The consulting group analyzes trends for their clients and provides insight into today’s renters.
This analysis shows insight into market-appropriate unit sizes and configurations, new amenity trends, and the appropriate rent levels necessary for successful apartment lease-up and tenant retention.
Who are your renters? Not as young as you may think
“While 26 percent of renter households in the U.S. are between the ages of 25 and 34 today, the next largest segment of the market is between the ages of 35 and 44 (families), and beyond that, between the ages of 45 and 54 (empty nesters).
“These older renters will continue to seek more space in a suburban environment with good work-from-home amenities,” write Lesley Deutch and Ken Perlman of John Burns Real Estate Consulting.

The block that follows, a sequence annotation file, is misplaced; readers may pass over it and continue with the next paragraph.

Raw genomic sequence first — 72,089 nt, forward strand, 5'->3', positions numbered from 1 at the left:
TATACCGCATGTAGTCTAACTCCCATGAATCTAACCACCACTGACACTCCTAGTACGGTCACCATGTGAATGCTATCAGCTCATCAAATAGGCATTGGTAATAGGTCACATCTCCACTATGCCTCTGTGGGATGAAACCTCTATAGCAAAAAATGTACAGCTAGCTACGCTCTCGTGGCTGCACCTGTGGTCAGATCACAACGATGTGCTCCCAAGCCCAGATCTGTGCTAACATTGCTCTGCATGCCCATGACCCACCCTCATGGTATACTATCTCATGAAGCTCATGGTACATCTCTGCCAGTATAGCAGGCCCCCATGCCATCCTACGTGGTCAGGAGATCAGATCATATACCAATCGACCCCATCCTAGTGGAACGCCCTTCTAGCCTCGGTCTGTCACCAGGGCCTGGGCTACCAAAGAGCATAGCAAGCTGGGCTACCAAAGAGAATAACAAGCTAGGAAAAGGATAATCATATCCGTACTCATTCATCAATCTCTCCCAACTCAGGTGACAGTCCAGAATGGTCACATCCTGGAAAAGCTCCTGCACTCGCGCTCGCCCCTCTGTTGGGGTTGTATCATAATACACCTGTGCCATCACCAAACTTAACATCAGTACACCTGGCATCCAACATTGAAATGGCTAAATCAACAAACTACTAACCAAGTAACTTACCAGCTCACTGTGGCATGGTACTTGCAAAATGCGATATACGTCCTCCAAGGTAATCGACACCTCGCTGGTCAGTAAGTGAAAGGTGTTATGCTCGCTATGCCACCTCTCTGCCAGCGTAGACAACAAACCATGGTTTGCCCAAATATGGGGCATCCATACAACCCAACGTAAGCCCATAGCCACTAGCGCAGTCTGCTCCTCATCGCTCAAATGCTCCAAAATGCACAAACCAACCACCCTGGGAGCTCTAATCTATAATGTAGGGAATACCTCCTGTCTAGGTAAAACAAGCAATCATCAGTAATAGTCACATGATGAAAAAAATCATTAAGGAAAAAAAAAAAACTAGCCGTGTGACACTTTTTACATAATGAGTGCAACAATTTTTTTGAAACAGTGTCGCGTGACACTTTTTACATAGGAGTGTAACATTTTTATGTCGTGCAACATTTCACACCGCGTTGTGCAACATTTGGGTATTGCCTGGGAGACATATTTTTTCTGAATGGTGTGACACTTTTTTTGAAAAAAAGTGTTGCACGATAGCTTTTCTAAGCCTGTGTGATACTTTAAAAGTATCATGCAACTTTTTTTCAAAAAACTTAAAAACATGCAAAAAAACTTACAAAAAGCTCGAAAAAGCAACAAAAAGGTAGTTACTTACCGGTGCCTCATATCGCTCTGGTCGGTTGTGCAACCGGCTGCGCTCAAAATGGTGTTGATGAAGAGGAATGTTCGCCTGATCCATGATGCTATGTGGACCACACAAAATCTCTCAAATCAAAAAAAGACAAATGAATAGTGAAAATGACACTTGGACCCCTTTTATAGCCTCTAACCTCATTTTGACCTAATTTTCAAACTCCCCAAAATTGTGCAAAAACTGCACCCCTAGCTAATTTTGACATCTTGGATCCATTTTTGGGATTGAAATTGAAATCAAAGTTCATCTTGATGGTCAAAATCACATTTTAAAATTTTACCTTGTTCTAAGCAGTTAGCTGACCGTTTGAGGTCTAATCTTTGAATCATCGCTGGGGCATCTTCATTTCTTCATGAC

Affordable rents continue to be a challenge
“More than half of renters in the U.S. can only afford rents less than $1,200.
“John Burns Real Estate Consulting’s national apartment-demand model is based on income levels across the U.S. and indicates about 60 percent of renter households earn less than $50,000 per year, which translates to a maximum rent of about $1,200 per month.
“While construction activity is increasing for luxury apartments (due largely to increasing costs associated with new building), the affordable sector continues to be hampered by the limited availability of tax credits and capital financing. The opportunity here is not just to provide affordable housing, but creative use of space in market-rate product, including more roommate-friendly units and smaller spaces to keep overall rents lower,” they write in the report.
The apartment market offers many opportunities, even in the era of COVID-19 and a recovering job market. Understanding renter profiles to design the appropriate product will be key in the years ahead as the U.S. economy recovers from the recession and you find your future renters.